Sunday, June 24, 2012

Secrets of the World

One fascinating thing about real history is the nature of knowledge. I was having a big nerdy talk with a friend today where she was recounting some history about ancient classics that had been lost and the variety of really interesting people who recovered some of them and what that meant. It's the kind of history that's instantly recognizable because, well, nerds are always nerds, even in the pre-renaissance. 4chan has nothing on classicists bitching about each other's Latin translations.

This seems like it should be really gameable, but there's weird barrier that I have never really found a solution to[1]. The problem with the history of knowledge is that it's full of questions we have already answered. That is to say, the discovery of an ancient greek text that lays out atomic theory along with its philosophical implications doesn't really get the pulse pounding (unless you're already a certain type of nerd).

This is a subtle reason why magic (or weirdness) makes for an easy out in a lot of settings. Magic allows for secrets which have no real world analog, so we can accept it as jarring. Eldritch horrors, vampires in the shadows or secret UFO landings provide us a means to have Big Meaningful secrets without much in the way of understanding.

And maybe that's a necessary shorthand. If you're going to assume minimal setting buy in from players, then you want secrets that carry their own weight without needing context to give them meaning. Tentacled horrors are an easier sale than the invalidation of heliocentrism. The former can drive action, the latter not so much.

But the problem is that this model ultimately produces thin, brittle secrets. Monsters in the shadows? Other worlds than these? Elder horrors? These ideas and more all so digestible that they more or less transmute into tropes at the moment of their creation. It is only through the addition of context that they grow richer, but that tends to require enough work that it more or less undercuts the original point.

Which brings me back to those mundane, boring secrets. The trick, I think, is that what makes them fascinating is not so much the secrets themselves as all the things and people around them. Consider that in a world before the printing press, every piece of data transmission is painstakingly handcrafted. The power of the secret is as a thread that ties people together, specifically the people who are smart and driven enough to be really interested in this stuff. As with so many things, the really cool things can be found in the people.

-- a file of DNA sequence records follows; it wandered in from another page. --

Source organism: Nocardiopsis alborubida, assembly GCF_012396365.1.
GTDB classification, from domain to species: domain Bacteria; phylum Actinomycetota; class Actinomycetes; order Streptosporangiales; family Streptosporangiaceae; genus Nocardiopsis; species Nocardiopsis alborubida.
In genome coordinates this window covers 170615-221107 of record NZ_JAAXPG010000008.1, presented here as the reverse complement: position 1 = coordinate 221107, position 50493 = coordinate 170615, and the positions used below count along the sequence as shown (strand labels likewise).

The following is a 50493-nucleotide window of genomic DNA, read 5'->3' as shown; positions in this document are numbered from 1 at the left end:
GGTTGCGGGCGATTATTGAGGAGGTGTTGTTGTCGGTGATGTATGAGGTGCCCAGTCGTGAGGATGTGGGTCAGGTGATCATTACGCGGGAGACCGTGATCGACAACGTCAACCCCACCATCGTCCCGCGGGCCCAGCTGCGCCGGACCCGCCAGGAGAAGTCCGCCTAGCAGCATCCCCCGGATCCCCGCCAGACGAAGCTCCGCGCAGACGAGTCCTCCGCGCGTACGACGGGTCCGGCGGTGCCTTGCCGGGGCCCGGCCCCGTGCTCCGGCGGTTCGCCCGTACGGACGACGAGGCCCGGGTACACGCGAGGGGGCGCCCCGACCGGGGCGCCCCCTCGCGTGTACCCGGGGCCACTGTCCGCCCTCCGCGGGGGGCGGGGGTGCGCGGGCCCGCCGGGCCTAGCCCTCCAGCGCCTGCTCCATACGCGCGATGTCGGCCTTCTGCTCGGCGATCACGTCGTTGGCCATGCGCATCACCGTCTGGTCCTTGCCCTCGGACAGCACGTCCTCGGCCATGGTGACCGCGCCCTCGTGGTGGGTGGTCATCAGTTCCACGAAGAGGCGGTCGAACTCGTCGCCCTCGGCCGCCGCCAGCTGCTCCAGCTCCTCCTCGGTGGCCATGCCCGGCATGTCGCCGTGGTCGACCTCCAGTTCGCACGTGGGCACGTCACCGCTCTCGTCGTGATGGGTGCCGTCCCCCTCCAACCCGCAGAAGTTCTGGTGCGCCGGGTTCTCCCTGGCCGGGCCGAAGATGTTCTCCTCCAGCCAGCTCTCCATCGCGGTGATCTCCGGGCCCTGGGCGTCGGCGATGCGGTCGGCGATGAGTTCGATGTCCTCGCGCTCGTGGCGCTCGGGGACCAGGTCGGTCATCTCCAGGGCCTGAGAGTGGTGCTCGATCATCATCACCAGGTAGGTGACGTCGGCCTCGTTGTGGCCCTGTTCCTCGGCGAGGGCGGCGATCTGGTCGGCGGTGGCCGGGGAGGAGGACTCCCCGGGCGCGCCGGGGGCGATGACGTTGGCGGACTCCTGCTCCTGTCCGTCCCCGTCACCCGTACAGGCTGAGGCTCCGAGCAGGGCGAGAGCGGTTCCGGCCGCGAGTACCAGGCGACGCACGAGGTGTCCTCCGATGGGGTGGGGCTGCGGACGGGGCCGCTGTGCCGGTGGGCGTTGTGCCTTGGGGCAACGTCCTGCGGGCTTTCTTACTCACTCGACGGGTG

Still, while that provides some motivation for more real secrets, I'm not sure that provides much in the way of guidance for making them any more playable. But what it does suggest to me is that maybe it's worth the extra work.

[1] - Ok, there's one solution: have Ken Hite at your game table.

Tuesday, June 12, 2012

ICT: The Black Mage

Sorry about the hiatus, folks. Work is into a crunch and I am lucky to get to the end of the day with enough energy to watch TV, much less put pen to paper.  Still, trying to wrestle this beast to the ground, since I don't want this idea to wither on the vine.

So, where were we? Ah yes, magic.

Magic, I admit, breaks the simplicity of things a little bit.  Magical characters are just a little bit more fiddly than others, but there are a few good reasons for this.

First, this is a very open ended system, and that's good and bad.  See, it would be entirely possible to just hand a wizard a couple of dice that were called "Fire", "Ice" and so on and leave it at that, and in a lot of circumstances, that woudl work just fine.  Players could get creative in theor descriptions and all woudl be well.  That would certainly be the easy solution (and if it comes to it, it's a fallback) but I feel that doing that runs the risk of exposing too much of the system - if there's no mechanical differentiation, then the distinctions can seem thin.